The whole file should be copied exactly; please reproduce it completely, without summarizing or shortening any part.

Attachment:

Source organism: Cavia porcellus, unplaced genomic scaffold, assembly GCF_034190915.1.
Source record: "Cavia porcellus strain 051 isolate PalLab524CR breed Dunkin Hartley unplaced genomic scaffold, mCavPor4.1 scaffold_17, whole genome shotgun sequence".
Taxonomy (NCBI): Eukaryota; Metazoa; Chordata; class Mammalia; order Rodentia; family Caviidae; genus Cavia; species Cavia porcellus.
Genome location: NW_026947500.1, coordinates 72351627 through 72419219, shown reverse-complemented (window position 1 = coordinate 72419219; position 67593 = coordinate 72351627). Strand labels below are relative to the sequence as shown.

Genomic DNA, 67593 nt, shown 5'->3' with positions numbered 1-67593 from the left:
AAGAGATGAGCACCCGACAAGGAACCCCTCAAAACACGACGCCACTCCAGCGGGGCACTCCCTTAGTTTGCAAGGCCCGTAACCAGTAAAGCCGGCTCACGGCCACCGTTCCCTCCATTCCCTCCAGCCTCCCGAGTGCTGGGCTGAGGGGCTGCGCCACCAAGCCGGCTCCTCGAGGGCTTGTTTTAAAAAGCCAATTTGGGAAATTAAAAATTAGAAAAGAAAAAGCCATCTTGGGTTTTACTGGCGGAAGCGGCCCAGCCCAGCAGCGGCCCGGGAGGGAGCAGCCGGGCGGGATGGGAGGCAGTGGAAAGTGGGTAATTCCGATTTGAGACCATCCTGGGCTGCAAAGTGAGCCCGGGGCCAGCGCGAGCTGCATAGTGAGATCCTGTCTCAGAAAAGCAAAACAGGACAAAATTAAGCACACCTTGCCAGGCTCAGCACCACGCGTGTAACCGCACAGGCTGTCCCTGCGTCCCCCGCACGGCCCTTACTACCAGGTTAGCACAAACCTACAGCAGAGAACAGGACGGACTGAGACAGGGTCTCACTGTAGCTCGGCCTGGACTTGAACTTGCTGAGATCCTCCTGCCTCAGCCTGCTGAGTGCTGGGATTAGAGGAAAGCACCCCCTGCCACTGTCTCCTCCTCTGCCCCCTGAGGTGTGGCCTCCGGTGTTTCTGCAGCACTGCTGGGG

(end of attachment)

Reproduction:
Source organism: Cavia porcellus, unplaced genomic scaffold, assembly GCF_034190915.1.
Source record: "Cavia porcellus strain 051 isolate PalLab524CR breed Dunkin Hartley unplaced genomic scaffold, mCavPor4.1 scaffold_17, whole genome shotgun sequence".
Taxonomy (NCBI): Eukaryota; Metazoa; Chordata; class Mammalia; order Rodentia; family Caviidae; genus Cavia; species Cavia porcellus.
Genome location: NW_026947500.1, coordinates 72351627 through 72419219, shown reverse-complemented (window position 1 = coordinate 72419219; position 67593 = coordinate 72351627). Strand labels below are relative to the sequence as shown.

Genomic DNA, 67593 nt, shown 5'->3' with positions numbered 1-67593 from the left:
AAGAGATGAGCACCCGACAAGGAACCCCTCAAAACACGACGCCACTCCAGCGGGGCACTCCCTTAGTTTGCAAGGCCCGTAACCAGTAAAGCCGGCTCACGGCCACCGTTCCCTCCATTCCCTCCAGCCTCCCGAGTGCTGGGCTGAGGGGCTGCGCCACCAAGCCGGCTCCTCGAGGGCTTGTTTTAAAAAGCCAATTTGGGAAATTAAAAATTAGAAAAGAAAAAGCCATCTTGGGTTTTACTGGCGGAAGCGGCCCAGCCCAGCAGCGGCCCGGGAGGGAGCAGCCGGGCGGGATGGGAGGCAGTGGAAAGTGGGTAATTCCGATTTGAGACCATCCTGGGCTGCAAAGTGAGCCCGGGGCCAGCGCGAGCTGCATAGTGAGATCCTGTCTCAGAAAAGCAAAACAGGACAAAATTAAGCACACCTTGCCAGGCTCAGCACCACGCGTGTAACCGCACAGGCTGTCCCTGCGTCCCCCGCACGGCCCTTACTACCAGGTTAGCACAAACCTACAGCAGAGAACAGGACGGACTGAGACAGGGTCTCACTGTAGCTCGGCCTGGACTTGAACTTGCTGAGATCCTCCTGCCTCAGCCTGCTGAGTGCTGGGATTAGAGGAAAGCACCCCCTGCCACTGTCTCCTCCTCTGCCCCCTGAGGTGTGGCCTCCGGTGTTTCTGCAGCACTGCTGGGG